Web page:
The FBI Makes DMARC Enforcement Part of Law Enforcement


The U.S. Federal Bureau of Investigation has something to be proud of: As of last month, it’s no longer possible for hackers to impersonate the agency with emails that appear to come from the FBI.

That’s a change from January, when we noted that — like most of the government domains we checked — was not protected by the gold standard in email authentication, DMARC enforcement. In fact, of the 10 .gov domains we analyzed, only one,, had a DMARC record that was configured correctly and set to enforcement (a policy of quarantine or reject).

Our January finding parallels the Online Trust Association’s 2017 Online Trust Audit, which assesses the security protections of a wide range of organizations. This year the OTA’s audit included email authentication as one of its criteria. The audit found that federal government sites are lagging behind business sites in DMARC implementation and enforcement rates.

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The OTA's chart shows DMARC adoption rates across various categories. The "FED" category refers to the top 100 U.S. Federal domains.

With a correctly configured DMARC record set to enforcement, a domain is fully protected from email impersonators. That’s because any mailbox that checks the DMARC status of inbound messages — including every major email provider, such as Google, AOL, Microsoft, and more, comprising 2.7 billion mailboxes in all — will reject messages that appear to come from the protected domain but haven’t actually been authorized by that domain.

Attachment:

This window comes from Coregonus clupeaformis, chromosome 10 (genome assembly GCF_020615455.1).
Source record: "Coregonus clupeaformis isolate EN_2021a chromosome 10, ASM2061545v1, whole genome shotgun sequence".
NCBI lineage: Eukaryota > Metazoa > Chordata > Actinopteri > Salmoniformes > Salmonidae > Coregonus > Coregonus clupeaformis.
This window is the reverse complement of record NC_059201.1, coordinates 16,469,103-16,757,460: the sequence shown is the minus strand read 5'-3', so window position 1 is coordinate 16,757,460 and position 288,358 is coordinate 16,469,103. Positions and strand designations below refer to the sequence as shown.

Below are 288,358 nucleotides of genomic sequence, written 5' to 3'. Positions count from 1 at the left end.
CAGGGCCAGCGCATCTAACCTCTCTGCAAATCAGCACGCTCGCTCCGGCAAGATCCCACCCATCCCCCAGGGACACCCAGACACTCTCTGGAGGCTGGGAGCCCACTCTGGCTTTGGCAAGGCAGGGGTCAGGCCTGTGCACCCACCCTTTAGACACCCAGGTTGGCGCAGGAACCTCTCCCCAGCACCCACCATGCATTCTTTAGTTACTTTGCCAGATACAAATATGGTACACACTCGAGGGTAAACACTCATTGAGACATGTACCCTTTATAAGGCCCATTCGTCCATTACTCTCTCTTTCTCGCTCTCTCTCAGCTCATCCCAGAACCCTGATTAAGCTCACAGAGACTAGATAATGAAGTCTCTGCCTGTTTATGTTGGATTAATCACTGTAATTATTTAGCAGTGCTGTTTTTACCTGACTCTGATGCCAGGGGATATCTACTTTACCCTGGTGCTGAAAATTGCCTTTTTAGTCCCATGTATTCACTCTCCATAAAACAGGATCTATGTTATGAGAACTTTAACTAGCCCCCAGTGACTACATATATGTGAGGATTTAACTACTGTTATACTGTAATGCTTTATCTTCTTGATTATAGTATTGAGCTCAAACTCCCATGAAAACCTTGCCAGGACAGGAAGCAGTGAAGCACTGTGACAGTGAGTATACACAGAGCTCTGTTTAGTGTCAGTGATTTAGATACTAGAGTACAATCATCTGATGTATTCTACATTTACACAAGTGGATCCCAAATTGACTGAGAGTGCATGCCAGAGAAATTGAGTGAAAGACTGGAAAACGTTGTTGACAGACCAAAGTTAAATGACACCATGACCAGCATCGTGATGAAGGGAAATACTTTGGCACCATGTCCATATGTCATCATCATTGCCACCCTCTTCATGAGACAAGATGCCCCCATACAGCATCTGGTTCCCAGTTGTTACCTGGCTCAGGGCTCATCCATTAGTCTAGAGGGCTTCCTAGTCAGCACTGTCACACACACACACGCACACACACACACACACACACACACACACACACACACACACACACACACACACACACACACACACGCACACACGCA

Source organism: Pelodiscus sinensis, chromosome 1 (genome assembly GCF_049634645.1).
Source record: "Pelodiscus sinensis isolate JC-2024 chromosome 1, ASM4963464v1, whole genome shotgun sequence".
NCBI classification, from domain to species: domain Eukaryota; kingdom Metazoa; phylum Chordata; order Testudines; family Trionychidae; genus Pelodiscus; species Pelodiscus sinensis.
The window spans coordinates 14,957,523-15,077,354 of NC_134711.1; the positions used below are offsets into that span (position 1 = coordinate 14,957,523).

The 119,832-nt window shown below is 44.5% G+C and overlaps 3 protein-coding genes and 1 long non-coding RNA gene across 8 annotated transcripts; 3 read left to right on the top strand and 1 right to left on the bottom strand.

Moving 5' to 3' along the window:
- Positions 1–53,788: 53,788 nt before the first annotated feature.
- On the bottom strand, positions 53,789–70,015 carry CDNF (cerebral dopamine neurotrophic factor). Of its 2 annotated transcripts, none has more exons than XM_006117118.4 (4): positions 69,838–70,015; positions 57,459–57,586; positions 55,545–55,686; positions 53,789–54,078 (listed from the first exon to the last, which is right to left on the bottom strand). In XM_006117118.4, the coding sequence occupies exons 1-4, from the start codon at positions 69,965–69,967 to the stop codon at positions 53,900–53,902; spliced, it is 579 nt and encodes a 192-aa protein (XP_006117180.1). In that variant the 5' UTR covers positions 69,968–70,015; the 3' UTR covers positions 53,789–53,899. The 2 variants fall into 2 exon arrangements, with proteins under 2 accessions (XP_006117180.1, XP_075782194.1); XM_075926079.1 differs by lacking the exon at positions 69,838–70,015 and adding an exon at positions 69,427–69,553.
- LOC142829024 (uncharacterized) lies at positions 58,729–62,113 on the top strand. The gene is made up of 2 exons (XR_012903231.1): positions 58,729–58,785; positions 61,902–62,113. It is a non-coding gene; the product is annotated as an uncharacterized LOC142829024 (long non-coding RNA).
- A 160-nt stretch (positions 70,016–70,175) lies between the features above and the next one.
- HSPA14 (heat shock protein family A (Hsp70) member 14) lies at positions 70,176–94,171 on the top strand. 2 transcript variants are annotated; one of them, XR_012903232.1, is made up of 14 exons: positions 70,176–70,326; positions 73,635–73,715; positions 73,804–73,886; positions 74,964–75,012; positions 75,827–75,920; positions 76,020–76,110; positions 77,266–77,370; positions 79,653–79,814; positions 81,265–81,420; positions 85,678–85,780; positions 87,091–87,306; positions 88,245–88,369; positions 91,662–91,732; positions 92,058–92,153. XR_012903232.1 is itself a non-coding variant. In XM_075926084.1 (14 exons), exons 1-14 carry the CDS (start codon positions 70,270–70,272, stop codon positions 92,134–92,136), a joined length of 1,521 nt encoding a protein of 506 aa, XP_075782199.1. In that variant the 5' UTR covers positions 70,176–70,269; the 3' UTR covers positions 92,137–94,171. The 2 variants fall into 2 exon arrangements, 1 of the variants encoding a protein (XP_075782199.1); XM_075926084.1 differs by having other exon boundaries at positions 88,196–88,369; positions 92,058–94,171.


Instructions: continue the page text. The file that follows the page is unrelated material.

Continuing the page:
Critically, DMARC requires that the From field in a message use the same domain that is being authenticated. With SPF or DKIM alone, you don’t have that guarantee, which leaves the door open for phishers to create messages that pass SPF or DKIM using a domain they control, while putting an unrelated, faked domain in the From field. DMARC shuts that door. remains fully protected, and now joins the ranks of authenticated .gov domains.

The other eight, however, still lack DMARC records or else have records that have errors or lack an enforcement directive. That includes domains for the IRS (a frequent subject of impersonation attacks), the NSA, the CIA, and even the White House.

The White House, of course, was the target of its own impersonation attack recently. In that case the attacker, calling himself “Email Prankster” and publicizing his exploits on Twitter, was not making any attempt to spoof the From address in his emails, so DMARC would not have made any immediate difference. But if did have email authentication enabled, it might have been easier to flag non-White House email addresses like those used by the prankster.

It’s clear the federal government still has a long way to go to protect its domains. That’s why we agree with Senator Ron Wyden that federal agencies should be required to implement DMARC with a policy of reject or quarantine.

Top photo: Not the FBI's DMARC enforcement truck. Photo credit: James Duff/Flickr

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